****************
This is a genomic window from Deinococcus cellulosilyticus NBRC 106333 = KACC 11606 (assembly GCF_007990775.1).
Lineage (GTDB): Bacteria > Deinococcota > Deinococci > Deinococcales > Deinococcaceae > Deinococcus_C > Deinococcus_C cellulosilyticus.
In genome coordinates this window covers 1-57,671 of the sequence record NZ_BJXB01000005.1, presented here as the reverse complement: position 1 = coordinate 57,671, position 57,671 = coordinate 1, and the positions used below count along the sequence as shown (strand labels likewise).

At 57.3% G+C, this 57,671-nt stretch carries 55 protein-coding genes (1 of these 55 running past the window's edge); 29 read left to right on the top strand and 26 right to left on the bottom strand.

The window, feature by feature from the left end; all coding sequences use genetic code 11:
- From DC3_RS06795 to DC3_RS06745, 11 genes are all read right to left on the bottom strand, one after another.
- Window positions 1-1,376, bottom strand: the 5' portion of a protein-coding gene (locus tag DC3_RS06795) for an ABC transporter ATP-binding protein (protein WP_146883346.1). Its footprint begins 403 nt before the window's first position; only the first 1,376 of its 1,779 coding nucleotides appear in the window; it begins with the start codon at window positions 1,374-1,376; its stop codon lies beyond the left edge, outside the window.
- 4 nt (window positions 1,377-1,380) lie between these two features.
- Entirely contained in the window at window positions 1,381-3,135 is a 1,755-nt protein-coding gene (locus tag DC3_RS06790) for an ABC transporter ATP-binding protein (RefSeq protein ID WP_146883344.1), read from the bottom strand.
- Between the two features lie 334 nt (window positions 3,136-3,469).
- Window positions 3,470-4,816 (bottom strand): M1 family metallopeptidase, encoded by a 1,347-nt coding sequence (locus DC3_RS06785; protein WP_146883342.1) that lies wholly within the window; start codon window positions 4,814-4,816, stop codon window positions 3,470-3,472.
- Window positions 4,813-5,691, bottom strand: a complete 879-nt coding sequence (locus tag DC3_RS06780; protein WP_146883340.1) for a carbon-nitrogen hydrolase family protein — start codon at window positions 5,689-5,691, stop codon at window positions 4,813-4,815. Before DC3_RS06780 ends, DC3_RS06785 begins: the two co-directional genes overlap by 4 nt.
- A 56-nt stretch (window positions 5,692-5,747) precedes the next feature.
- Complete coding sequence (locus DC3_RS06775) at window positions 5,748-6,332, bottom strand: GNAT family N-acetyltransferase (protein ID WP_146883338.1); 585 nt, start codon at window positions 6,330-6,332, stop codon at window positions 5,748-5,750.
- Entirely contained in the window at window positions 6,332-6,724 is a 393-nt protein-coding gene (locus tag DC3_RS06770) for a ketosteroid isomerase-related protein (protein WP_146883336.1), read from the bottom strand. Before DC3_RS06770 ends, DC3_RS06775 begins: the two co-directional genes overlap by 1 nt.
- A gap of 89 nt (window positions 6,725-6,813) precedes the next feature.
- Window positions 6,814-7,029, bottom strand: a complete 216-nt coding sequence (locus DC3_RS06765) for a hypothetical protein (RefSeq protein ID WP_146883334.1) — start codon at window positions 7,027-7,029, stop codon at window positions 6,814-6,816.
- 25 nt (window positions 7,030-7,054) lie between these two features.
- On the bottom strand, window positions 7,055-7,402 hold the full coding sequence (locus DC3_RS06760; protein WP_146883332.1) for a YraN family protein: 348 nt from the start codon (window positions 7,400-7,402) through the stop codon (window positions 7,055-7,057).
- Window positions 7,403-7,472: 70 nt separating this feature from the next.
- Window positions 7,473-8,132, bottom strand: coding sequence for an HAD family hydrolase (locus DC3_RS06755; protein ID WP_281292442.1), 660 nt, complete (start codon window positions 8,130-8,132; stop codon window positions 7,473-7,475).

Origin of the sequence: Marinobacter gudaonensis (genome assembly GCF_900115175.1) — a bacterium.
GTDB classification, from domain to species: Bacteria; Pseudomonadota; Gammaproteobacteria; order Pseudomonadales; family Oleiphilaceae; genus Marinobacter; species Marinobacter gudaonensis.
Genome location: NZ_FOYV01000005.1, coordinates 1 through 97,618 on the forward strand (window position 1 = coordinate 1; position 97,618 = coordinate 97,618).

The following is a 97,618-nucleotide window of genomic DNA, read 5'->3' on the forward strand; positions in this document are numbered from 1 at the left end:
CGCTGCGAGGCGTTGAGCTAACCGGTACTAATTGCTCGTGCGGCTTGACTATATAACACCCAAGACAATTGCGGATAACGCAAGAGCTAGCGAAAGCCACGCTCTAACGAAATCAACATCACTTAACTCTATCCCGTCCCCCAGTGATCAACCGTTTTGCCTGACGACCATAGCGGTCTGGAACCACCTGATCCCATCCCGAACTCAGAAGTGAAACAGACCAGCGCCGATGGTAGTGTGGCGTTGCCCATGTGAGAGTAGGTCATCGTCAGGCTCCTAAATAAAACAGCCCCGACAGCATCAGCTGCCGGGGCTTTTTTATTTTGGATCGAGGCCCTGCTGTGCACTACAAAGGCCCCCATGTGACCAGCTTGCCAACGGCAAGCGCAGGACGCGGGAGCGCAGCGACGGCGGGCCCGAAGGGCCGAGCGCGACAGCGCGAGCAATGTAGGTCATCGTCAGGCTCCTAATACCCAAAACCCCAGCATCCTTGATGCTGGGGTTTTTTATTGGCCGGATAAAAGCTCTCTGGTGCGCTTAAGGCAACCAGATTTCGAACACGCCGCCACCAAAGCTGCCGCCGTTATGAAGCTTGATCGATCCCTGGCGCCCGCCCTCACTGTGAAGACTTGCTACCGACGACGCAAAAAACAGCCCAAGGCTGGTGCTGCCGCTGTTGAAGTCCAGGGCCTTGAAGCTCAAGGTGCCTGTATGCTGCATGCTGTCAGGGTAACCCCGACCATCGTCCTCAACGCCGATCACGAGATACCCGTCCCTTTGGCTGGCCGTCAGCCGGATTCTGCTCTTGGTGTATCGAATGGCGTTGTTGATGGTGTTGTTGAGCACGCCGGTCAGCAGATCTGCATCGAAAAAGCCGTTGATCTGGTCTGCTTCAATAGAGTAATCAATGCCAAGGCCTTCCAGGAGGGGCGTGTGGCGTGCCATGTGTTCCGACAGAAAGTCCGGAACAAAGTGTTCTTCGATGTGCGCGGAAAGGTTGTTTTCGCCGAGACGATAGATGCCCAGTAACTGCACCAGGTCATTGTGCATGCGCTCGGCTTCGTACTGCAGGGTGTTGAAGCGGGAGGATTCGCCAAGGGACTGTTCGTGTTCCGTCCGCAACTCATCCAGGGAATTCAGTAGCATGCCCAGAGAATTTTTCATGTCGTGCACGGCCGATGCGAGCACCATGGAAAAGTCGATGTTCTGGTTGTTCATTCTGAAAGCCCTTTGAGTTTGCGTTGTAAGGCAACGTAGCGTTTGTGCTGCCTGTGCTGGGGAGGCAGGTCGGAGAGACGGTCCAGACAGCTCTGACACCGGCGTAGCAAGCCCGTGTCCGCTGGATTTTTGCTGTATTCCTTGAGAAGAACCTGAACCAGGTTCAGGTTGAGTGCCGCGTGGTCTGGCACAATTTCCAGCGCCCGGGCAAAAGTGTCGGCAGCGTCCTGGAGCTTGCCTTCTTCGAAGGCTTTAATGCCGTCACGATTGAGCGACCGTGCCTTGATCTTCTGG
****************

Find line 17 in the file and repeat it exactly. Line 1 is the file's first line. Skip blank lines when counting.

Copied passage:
- Window positions 6,814-7,029, bottom strand: a complete 216-nt coding sequence (locus DC3_RS06765) for a hypothetical protein (RefSeq protein ID WP_146883334.1) — start codon at window positions 7,027-7,029, stop codon at window positions 6,814-6,816.